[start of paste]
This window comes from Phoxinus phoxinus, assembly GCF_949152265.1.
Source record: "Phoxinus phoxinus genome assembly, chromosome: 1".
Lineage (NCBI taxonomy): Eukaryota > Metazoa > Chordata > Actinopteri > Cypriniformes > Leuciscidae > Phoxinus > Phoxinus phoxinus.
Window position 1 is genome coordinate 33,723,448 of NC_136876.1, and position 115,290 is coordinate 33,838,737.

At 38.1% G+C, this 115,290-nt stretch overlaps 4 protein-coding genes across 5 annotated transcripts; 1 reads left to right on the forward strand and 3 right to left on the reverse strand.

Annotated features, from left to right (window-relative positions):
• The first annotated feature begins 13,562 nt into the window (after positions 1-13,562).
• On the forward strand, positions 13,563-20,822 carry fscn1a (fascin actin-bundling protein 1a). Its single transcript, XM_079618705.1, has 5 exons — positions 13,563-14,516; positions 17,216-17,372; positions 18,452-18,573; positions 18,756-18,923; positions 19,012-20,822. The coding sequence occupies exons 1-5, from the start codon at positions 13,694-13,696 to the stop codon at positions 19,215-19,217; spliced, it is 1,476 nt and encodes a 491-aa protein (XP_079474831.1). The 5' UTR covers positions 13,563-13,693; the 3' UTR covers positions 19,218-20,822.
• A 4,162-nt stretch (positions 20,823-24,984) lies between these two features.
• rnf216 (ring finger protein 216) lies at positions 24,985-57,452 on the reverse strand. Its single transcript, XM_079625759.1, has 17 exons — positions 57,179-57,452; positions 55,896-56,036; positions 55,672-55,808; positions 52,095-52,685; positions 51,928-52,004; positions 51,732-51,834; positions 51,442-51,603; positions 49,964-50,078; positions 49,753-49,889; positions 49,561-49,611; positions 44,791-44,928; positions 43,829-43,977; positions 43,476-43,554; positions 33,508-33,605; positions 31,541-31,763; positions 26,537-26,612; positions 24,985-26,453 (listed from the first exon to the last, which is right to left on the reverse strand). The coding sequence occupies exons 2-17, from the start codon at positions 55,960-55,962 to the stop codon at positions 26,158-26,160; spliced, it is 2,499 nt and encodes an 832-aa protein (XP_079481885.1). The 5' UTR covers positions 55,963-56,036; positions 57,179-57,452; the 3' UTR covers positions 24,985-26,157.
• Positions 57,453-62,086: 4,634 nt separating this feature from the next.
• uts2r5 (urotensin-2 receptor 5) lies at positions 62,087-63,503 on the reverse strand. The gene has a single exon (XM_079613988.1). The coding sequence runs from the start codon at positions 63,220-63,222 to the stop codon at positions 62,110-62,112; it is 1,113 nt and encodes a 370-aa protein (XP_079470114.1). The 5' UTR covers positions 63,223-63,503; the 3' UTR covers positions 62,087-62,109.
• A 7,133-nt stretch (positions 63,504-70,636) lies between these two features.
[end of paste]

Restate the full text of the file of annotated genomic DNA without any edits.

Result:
This window comes from Phoxinus phoxinus, assembly GCF_949152265.1.
Source record: "Phoxinus phoxinus genome assembly, chromosome: 1".
Lineage (NCBI taxonomy): Eukaryota > Metazoa > Chordata > Actinopteri > Cypriniformes > Leuciscidae > Phoxinus > Phoxinus phoxinus.
Window position 1 is genome coordinate 33,723,448 of NC_136876.1, and position 115,290 is coordinate 33,838,737.

At 38.1% G+C, this 115,290-nt stretch overlaps 4 protein-coding genes across 5 annotated transcripts; 1 reads left to right on the forward strand and 3 right to left on the reverse strand.

Annotated features, from left to right (window-relative positions):
• The first annotated feature begins 13,562 nt into the window (after positions 1-13,562).
• On the forward strand, positions 13,563-20,822 carry fscn1a (fascin actin-bundling protein 1a). Its single transcript, XM_079618705.1, has 5 exons — positions 13,563-14,516; positions 17,216-17,372; positions 18,452-18,573; positions 18,756-18,923; positions 19,012-20,822. The coding sequence occupies exons 1-5, from the start codon at positions 13,694-13,696 to the stop codon at positions 19,215-19,217; spliced, it is 1,476 nt and encodes a 491-aa protein (XP_079474831.1). The 5' UTR covers positions 13,563-13,693; the 3' UTR covers positions 19,218-20,822.
• A 4,162-nt stretch (positions 20,823-24,984) lies between these two features.
• rnf216 (ring finger protein 216) lies at positions 24,985-57,452 on the reverse strand. Its single transcript, XM_079625759.1, has 17 exons — positions 57,179-57,452; positions 55,896-56,036; positions 55,672-55,808; positions 52,095-52,685; positions 51,928-52,004; positions 51,732-51,834; positions 51,442-51,603; positions 49,964-50,078; positions 49,753-49,889; positions 49,561-49,611; positions 44,791-44,928; positions 43,829-43,977; positions 43,476-43,554; positions 33,508-33,605; positions 31,541-31,763; positions 26,537-26,612; positions 24,985-26,453 (listed from the first exon to the last, which is right to left on the reverse strand). The coding sequence occupies exons 2-17, from the start codon at positions 55,960-55,962 to the stop codon at positions 26,158-26,160; spliced, it is 2,499 nt and encodes an 832-aa protein (XP_079481885.1). The 5' UTR covers positions 55,963-56,036; positions 57,179-57,452; the 3' UTR covers positions 24,985-26,157.
• Positions 57,453-62,086: 4,634 nt separating this feature from the next.
• uts2r5 (urotensin-2 receptor 5) lies at positions 62,087-63,503 on the reverse strand. The gene has a single exon (XM_079613988.1). The coding sequence runs from the start codon at positions 63,220-63,222 to the stop codon at positions 62,110-62,112; it is 1,113 nt and encodes a 370-aa protein (XP_079470114.1). The 5' UTR covers positions 63,223-63,503; the 3' UTR covers positions 62,087-62,109.
• A 7,133-nt stretch (positions 63,504-70,636) lies between these two features.